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Johnston v. Livingston County Commission

Court of Appeals of Missouri, Western District, First Division

June 9, 2015


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Appeal from the Circuit Court of Livingston County, Missouri. The Honorable Daren L. Adkins, Judge.

Larry A. Johnston, Respondent, Pro se, Chillicothe, MO.

Gloria G. Johnston, Respondent, Pro se, Chillicothe, MO.

For Appellant: Adam L. Warren, Livingston County Prosecuting Attorney, Chillicothe, MO.

Before Division One: James Edward Welsh, Presiding Judge, and Thomas H. Newton and Karen King Mitchell, Judges.


Karen King Mitchell, J.

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This appeal follows the circuit court's reversal of the Livingston County Commission's entry of a Public Nuisance Order against Larry and Gloria Johnston. Because of the parties' and the circuit court's failure to abide by the requirements of the Missouri Administrative Procedure Act (MAPA), we vacate the circuit court's

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judgment and remand the matter for further proceedings consistent with this opinion. 2


On May 11, 2011, the Missouri Legislature passed Senate Bill 187, which amended § 67.402(1)(6)[1] to allow " [a]ny county of the third classification with a township form of government and with more than fourteen thousand five hundred but fewer than fourteen thousand six hundred inhabitants" to " enact nuisance abatement ordinances as provided" by § 67.402. 2011 Mo. Legis. Serv. 41 (West). Senate Bill 187 became effective on August 28, 2011.

On November 8, 2012, the Livingston County Commission passed Ordinance 11812, pursuant to § 67.402(1)(6), providing procedures for nuisance identification and abatement. Among the required procedures provided in Ordinance 11812 was a public hearing, wherein " any party may be represented by counsel, and all parties shall have the opportunity to be heard and present evidence." At the conclusion of a hearing, the Commission is required to either issue a public nuisance order, if supported by the evidence, or not issue a public nuisance order if the evidence fails to support the existence of a public nuisance.

In accordance with these procedures, the Commission held a public hearing on March 25, 2014, to determine whether there existed a public nuisance on the Johnstons' property. At the hearing, the Commission heard testimony from the Johnstons, the County Nuisance Enforcement Officer, and neighboring property owners, and received exhibits. Following the hearing, on April 3, 2014, the Commission issued a public nuisance order, finding that the Johnstons' property constituted a public nuisance under Ordinance 11812 and that the nuisance was detrimental to the health, safety, and welfare of the community. Accordingly, the Commission ordered the Johnstons to remove the specific conditions identified in the order within thirty days. If they failed to do so, the County Nuisance Enforcement Officer would come upon their property and remove the items at the Johnstons' expense. The order advised the Johnstons of their right to appeal the order to the Livingston County Circuit Court within thirty days of the order.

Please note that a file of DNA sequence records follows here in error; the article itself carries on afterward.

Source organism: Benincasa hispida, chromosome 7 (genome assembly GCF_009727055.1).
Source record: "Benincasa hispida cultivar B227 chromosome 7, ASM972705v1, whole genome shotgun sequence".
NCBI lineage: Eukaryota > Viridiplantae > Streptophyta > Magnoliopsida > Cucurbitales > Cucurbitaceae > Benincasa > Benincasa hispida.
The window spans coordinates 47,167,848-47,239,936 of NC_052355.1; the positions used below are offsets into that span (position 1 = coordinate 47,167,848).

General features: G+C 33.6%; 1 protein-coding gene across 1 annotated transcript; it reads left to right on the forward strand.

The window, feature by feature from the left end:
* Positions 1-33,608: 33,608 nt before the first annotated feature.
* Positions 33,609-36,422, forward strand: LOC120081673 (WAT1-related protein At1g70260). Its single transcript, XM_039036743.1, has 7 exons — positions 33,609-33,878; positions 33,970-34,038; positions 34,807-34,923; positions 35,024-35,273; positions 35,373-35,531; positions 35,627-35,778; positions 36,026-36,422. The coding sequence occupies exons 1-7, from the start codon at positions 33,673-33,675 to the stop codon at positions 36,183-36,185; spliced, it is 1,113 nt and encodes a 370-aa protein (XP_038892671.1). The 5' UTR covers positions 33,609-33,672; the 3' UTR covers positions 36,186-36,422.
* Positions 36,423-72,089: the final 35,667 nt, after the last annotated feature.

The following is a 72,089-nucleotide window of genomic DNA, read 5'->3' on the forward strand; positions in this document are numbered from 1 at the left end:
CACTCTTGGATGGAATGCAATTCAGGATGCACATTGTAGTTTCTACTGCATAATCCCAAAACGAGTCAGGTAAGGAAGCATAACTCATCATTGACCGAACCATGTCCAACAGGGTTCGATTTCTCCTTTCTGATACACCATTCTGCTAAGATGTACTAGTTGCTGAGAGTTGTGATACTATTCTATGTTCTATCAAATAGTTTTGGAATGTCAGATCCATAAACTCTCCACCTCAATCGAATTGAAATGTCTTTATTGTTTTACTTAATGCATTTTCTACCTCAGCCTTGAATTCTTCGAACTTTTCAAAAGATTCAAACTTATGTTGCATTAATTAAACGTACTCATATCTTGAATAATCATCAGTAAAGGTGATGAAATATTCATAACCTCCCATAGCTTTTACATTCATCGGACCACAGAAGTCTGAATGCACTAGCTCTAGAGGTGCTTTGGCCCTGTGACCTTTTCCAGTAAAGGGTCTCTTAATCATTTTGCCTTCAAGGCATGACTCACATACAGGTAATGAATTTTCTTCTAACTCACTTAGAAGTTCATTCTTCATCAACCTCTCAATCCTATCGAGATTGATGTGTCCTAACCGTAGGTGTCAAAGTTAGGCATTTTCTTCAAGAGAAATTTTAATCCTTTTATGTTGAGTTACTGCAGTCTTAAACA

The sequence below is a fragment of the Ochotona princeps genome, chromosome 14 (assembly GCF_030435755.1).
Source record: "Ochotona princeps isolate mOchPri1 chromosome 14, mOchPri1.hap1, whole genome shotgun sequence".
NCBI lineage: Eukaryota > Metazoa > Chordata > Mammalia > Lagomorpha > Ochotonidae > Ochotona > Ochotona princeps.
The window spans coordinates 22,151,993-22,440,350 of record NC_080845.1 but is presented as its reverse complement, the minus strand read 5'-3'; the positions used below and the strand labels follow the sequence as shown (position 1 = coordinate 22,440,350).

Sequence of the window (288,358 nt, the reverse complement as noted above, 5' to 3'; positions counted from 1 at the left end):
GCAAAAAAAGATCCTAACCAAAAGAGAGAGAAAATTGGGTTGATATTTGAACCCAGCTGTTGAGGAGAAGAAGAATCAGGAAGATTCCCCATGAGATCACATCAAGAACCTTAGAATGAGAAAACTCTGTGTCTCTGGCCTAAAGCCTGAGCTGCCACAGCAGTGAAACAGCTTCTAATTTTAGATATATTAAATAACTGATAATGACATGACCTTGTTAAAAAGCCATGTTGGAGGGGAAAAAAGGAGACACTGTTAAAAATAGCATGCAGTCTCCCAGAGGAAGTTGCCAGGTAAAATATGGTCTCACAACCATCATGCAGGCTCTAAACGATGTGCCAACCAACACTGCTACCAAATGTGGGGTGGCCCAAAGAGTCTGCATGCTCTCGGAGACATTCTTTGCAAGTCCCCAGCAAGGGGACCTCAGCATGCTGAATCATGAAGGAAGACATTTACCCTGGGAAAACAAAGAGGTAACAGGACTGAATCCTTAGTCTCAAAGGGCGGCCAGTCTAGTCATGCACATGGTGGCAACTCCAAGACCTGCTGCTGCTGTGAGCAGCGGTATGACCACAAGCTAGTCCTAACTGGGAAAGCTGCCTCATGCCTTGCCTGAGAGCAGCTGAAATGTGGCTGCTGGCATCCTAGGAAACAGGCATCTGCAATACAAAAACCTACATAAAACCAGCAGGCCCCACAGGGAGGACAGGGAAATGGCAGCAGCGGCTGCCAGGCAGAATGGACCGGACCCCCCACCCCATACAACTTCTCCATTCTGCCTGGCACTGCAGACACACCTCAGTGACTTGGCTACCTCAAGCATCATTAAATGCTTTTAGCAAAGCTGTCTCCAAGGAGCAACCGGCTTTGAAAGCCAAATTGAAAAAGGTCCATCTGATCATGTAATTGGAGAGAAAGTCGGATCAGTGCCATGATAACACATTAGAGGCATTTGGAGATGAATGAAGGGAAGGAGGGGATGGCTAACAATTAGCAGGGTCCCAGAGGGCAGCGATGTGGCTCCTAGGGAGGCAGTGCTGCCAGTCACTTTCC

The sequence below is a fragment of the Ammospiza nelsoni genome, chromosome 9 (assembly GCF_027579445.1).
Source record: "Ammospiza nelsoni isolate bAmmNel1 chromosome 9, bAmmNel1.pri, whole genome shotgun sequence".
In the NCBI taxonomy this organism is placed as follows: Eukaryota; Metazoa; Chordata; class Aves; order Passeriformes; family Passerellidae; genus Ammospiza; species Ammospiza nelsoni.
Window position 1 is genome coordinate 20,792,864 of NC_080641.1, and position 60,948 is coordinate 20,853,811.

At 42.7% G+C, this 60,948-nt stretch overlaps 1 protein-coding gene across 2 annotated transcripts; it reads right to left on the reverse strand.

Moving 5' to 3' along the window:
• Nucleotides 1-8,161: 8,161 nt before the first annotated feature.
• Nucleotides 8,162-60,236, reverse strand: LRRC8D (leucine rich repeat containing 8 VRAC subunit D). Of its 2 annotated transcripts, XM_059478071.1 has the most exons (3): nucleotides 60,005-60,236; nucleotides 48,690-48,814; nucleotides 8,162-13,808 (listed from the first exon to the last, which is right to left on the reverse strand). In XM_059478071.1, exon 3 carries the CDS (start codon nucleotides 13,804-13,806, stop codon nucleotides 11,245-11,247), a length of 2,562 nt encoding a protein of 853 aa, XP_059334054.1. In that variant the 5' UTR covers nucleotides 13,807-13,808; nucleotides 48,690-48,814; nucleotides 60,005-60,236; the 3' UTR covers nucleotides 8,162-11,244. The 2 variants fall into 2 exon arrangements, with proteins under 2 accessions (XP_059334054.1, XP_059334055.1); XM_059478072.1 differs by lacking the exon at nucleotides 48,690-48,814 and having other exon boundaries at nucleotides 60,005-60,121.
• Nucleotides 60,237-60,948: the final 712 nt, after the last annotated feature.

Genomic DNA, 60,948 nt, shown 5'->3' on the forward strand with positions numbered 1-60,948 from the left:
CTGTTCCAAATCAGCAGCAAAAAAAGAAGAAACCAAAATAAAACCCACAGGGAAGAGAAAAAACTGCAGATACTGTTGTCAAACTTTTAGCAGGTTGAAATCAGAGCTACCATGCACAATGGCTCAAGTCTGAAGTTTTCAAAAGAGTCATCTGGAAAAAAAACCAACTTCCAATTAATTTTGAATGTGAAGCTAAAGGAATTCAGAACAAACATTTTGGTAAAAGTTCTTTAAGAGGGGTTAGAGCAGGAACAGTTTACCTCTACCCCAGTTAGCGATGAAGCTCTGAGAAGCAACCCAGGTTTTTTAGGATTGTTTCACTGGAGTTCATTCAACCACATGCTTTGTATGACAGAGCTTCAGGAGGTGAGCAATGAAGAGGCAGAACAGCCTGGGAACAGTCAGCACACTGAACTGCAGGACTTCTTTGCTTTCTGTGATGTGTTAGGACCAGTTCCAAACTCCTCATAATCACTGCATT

Thereafter, on May 1, 2014, the Johnstons filed a " Verified Petition for Judicial Review" in the Livingston County Circuit Court, seeking review of the Commission's decision on the grounds that it was not supported by competent and substantial evidence and that the Johnstons had already commenced work to abate the nuisance within the time frame specified by the Commission. The record of the proceedings before the Commission was never filed with the circuit court, but the Commission raised no objection. Rather, the Commission requested a " trial setting," and subsequently presented evidence to the circuit court, without any objection by the Johnstons.

Following a purported " de novo review" under § 536.140.3, the circuit court issued its findings and judgment, declaring that the Commission's Public Nuisance Order entered against the Johnstons was " beyond the statutory authority of Livingston County, Missouri, and [was] therefore reversed." The circuit court found, sua sponte, that, based upon the 2010 Census, the population of Livingston County was

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15,195 and therefore outside the population limits provided by § 67.402(1)(6). The Commission filed a motion to reconsider or amend the judgment, arguing that the 2010 Census was not the applicable source for determining the population of Livingston County for purposes of § 67.402(1)(6) when the ordinance was enacted. Rather, the Commission argued, under § 1.100, the court was to apply the 2000 Census data, which determined the population of Livingston County to be 14,558, which was within the parameters of § 67.402(1)(6). The circuit court overruled the Commission's motion, and the Commission filed an appeal with this court.

After filing the notice of appeal, the Commission filed the record on appeal and the appellant's brief, challenging the circuit court's judgment. The Johnstons filed a respondent's brief, defending the circuit court's judgment. Neither party mentioned or challenged the Commission's ...

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